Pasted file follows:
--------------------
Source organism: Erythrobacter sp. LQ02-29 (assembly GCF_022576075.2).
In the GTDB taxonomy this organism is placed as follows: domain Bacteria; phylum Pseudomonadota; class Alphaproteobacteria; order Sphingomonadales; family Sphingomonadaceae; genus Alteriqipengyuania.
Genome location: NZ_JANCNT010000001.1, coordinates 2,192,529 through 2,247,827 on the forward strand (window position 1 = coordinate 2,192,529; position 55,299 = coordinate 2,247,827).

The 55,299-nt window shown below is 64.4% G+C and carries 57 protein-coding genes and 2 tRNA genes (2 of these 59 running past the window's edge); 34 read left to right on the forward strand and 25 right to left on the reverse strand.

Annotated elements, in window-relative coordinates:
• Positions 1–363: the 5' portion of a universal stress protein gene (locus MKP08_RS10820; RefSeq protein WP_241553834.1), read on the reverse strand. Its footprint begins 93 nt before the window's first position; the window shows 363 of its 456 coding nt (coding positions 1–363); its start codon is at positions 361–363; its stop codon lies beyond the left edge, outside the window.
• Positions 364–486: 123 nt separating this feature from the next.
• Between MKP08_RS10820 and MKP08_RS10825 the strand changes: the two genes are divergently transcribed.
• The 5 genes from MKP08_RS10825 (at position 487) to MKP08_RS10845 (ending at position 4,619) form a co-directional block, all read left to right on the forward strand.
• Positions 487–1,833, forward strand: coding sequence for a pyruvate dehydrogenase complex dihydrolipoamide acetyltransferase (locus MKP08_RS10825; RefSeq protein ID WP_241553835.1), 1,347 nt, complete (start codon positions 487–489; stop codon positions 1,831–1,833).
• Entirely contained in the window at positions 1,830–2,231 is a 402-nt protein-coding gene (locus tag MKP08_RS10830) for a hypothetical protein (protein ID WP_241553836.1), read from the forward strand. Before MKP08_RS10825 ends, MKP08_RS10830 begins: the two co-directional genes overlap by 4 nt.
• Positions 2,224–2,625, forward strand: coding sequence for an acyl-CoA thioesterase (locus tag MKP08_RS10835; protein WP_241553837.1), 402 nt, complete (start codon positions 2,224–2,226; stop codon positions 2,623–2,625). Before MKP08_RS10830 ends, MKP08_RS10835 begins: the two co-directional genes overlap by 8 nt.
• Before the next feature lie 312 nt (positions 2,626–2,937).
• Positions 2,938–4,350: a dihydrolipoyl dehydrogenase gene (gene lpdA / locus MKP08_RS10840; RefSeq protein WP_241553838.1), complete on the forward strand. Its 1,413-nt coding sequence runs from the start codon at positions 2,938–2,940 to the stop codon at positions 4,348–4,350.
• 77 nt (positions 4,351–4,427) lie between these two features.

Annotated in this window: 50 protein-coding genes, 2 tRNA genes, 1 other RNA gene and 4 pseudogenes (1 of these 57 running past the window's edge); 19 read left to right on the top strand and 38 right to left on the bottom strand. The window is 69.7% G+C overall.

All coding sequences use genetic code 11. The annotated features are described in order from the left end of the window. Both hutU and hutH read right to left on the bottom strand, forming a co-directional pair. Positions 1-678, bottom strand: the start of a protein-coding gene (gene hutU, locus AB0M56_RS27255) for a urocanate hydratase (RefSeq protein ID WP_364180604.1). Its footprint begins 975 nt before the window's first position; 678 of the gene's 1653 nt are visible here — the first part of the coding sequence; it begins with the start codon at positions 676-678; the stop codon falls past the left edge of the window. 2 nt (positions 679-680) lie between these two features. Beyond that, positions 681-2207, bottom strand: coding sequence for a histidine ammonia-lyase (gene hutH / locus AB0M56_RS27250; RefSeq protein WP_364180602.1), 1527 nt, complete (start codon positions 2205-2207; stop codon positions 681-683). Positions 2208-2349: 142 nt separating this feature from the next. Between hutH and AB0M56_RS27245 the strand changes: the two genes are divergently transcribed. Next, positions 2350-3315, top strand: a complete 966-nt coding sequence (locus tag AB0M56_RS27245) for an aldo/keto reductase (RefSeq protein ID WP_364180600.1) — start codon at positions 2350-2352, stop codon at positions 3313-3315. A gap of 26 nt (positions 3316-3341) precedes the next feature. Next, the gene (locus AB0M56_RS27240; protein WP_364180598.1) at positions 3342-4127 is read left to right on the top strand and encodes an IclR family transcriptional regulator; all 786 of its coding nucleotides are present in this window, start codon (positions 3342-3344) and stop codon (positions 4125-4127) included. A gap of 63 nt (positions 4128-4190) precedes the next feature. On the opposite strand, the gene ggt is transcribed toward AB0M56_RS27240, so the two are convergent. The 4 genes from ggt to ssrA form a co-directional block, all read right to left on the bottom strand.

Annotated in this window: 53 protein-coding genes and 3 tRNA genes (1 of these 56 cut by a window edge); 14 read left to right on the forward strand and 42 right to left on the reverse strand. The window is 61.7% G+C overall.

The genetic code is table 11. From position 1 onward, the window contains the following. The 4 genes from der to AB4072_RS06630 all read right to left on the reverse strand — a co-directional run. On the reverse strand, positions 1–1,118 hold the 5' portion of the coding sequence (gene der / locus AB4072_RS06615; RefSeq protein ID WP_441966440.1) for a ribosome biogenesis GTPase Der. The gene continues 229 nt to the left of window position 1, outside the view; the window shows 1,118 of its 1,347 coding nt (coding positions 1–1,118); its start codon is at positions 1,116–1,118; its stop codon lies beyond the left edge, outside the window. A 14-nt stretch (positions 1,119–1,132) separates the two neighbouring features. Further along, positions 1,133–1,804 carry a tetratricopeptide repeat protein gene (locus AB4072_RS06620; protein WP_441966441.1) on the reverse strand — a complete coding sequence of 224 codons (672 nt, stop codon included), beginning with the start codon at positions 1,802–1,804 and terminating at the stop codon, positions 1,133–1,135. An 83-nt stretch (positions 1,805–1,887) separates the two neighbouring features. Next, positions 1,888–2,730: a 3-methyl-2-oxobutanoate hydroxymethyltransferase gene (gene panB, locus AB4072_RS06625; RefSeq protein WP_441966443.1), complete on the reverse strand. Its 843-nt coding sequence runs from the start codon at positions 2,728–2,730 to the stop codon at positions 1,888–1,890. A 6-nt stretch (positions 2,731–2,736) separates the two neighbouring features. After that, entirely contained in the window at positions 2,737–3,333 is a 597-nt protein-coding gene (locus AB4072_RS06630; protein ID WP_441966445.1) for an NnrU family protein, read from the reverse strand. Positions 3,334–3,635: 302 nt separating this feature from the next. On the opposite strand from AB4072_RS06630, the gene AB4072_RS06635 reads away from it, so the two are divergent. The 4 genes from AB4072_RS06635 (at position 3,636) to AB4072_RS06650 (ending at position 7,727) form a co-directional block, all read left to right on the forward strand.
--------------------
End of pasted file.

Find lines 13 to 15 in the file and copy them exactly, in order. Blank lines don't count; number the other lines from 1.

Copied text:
• Before the next feature lie 312 nt (positions 2,626–2,937).
• Positions 2,938–4,350: a dihydrolipoyl dehydrogenase gene (gene lpdA / locus MKP08_RS10840; RefSeq protein WP_241553838.1), complete on the forward strand. Its 1,413-nt coding sequence runs from the start codon at positions 2,938–2,940 to the stop codon at positions 4,348–4,350.
• 77 nt (positions 4,351–4,427) lie between these two features.